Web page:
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First Person

A Struggle to Stay Calm When Baby Can't

October 14, 1998|TERRI PORTER CONIGLIO | SPECIAL TO THE TIMES

I've heard that time flies during the first year of parenting and so I've thrown myself at the mercy of each calendar page to slow it down, yet still it marches on. I kiss him all over every day because one day I expect that my son will push me away, that it will not be acceptable for me to kiss him from the nape of his neck to the tips of his wee toes, and to smell his sweet head.

The extent of my role as his mother astounds me. There is so much to learn and no book that teaches quite like the child himself. I actually welcomed El Nino. We spent days in our pajamas watching the rain, reading books and playing peek-a-boo.

My role as his mother was beginning to feel familiar when suddenly his two-hour naps became 30 little minutes. My most diligent attempts to return him to sleep failed. His refusal to resume rest came in the form of a horrible cry that took away his hunger and interrupted our nights.

As his temperament continued to sour, our days grew longer and my patience grew shorter. It is not easy to admit that his crying made my blood boil and his sleeplessness made me want to run, but it did.

I don't have a history of anger or abuse, so I kept telling myself that these feelings would go away. How could I even dare think otherwise? But as long as his crying continued, my emotions continued a downward spiral.

I'd handled all sorts of critical situations at work in which I was able not only to keep my composure but to perform brilliantly under pressure. Why now was I losing my patience? I took his misery personally. My perceived ineptness and lack of self-esteem led to a depression that was so embarrassing it stood in the way of any sort of recovery.

"He's just teething," everyone volunteered. "Give him a cold rag to chew on. He'll be fine." I tried the cold rag. I tried everything short of an IV dripping Valium. Homeopathic tablets, skinned apples, Tylenol, Motrin and Tupperware lids--you name it, I tried it. The most any of them did was provide temporary relief. Very temporary.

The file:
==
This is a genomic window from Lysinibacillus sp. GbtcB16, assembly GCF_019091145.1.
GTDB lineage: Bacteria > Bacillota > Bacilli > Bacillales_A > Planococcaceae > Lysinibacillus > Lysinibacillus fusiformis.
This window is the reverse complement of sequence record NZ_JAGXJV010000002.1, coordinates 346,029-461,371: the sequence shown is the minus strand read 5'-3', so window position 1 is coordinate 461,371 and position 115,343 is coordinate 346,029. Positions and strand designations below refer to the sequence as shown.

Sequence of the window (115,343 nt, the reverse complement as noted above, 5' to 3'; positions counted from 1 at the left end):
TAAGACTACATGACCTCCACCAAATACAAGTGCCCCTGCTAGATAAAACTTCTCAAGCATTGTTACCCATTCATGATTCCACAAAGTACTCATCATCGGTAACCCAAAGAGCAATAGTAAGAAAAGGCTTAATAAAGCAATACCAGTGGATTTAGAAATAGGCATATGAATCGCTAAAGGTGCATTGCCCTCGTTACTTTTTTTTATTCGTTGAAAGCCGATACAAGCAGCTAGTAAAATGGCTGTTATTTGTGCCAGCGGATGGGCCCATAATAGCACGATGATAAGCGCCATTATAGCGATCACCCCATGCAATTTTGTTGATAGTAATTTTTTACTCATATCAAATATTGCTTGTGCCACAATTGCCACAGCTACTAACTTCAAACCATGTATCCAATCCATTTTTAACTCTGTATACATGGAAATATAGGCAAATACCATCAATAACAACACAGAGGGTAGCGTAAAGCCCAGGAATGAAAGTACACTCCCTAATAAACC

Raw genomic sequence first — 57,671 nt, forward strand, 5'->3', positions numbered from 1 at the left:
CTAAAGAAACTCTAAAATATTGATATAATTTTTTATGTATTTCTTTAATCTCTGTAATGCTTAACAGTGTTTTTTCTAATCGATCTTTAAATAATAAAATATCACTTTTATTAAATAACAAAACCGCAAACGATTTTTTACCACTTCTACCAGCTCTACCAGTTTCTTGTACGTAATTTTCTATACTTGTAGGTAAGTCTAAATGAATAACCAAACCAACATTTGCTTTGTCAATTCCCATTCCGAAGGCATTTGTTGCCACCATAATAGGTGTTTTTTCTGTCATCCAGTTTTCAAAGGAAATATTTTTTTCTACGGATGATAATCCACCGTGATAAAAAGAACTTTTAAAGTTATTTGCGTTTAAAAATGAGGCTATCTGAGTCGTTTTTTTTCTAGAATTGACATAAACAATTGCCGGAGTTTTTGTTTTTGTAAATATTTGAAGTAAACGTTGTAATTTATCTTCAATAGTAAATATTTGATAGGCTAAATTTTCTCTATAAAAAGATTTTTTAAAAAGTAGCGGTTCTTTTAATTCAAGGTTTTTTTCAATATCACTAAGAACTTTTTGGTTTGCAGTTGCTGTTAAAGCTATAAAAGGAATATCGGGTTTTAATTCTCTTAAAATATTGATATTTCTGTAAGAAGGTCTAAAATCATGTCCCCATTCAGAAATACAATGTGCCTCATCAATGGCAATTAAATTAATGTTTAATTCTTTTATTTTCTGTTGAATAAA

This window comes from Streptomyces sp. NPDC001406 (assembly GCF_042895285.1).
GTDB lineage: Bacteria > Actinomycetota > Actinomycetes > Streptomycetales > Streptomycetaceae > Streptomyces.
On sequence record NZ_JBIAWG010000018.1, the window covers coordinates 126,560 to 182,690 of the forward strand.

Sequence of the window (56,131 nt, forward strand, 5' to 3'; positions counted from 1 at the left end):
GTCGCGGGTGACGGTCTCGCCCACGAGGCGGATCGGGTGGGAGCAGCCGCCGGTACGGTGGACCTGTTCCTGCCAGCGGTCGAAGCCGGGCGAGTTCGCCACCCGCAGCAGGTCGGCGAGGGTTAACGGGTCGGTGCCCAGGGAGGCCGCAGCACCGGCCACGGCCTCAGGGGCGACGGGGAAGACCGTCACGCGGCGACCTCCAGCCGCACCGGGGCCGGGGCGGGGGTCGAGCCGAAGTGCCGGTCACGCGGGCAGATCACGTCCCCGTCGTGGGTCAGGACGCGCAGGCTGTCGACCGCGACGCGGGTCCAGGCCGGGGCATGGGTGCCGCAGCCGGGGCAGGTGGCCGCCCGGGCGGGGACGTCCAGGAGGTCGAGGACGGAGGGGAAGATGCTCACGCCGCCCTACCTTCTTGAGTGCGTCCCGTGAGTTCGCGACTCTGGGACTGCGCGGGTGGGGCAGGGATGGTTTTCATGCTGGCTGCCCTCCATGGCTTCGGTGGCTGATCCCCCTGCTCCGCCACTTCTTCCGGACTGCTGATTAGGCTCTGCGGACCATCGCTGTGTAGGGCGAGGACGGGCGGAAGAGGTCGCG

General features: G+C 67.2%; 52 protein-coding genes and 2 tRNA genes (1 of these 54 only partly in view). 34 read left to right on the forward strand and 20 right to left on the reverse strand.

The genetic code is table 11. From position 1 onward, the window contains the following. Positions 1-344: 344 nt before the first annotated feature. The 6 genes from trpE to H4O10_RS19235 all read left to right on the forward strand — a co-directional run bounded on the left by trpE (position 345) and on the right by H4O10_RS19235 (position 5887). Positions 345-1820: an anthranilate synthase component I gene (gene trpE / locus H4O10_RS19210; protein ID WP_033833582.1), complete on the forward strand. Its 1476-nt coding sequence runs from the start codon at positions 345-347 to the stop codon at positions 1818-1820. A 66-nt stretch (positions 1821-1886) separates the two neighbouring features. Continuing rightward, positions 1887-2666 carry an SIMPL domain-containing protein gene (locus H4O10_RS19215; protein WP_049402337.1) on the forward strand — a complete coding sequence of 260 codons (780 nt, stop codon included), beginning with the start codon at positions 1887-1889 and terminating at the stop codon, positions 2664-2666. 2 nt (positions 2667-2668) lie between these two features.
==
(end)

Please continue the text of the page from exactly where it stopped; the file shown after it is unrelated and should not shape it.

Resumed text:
So there I was in the hallway listening to him cry, feeling like all I could do was cry too. I took some cleansing breaths, but my mind raced with his every wail. Tormented between the disciplined school of letting him cry and the emotional school of "for God's sakes pick him up," I didn't know what to do. Is it my fault that he won't stop crying? Mommy can't think.

I remembered a phone number from a billboard that read, "Parenting. It's the hardest job you'll ever love" and rang them for help. I was forwarded three or four times before I spoke with a woman who asked me straight out if I felt like I was going to hurt my baby. "God, no," I said. "But I am incredibly frustrated and would like to find a parenting group in my area." She asked me to phone back in two hours for a list of local groups.

Well, two hours later our situation was completely different. Baby was up and happy, and we were out the door to the park. I didn't call her back. What I didn't know is that the help line considers each call an emergency situation. And by not calling back, I had unknowingly committed a crime. Even if I had not hurt my baby.

The woman used her "star 69" function key to track down my phone number and didn't hesitate to call my husband's pager number, which was on our answering machine. When my husband answered the page, she urgently informed him that my agitated tone and failure to comply with her instructions led her to believe that this was a potentially volatile situation. She was afraid for the safety of our son and wanted to know where I was.

My husband was on a movie set in the middle of the desert and shut down production to find me. When I returned from the park, the answering machine was filled with messages to call him. When I found out why he was calling I was shocked, horrified and embarrassed. I sank to the floor with the phone in my hand and a sick feeling in my stomach. I envisioned police cars screeching up onto the lawn to take our son away.

Although the phone call started an avalanche of emotions that I didn't want to face, I'm still glad I called. I don't know where the discipline came from that day that helped me pick up the phone instead of shaking my baby. I feel for the parents whose lives are devastated because they lost control and in a few short seconds caused irreversible damage.

I know it is child abuse and I agree that it is shameless. But I also understand how it happens. How the baby's screaming races hot through their blood, and their heart pumps faster and faster until they can't think straight and their rage takes over. Yes, they are only babies and mommies should know better, but humanity doesn't always work that way. When that moment passes and they regain control, they must feel sick. Helpless. Embarrassed. Remorseful and devastated.

Women who find themselves shipwrecked on Mommy Island deserve help. Remember, there is no "poor baby" without a "poor mommy" nearby. If you know what I'm talking about and think you need help, get it.

My frustration that day was as serious as anything I have ever felt in my life. But I have now learned to relieve my tension by talking about it and reminding myself that I am my son's teacher. I am his vehicle to understanding behaviors, emotions and associations. He has to know that he can trust me so we can have a foundation from which to grow.

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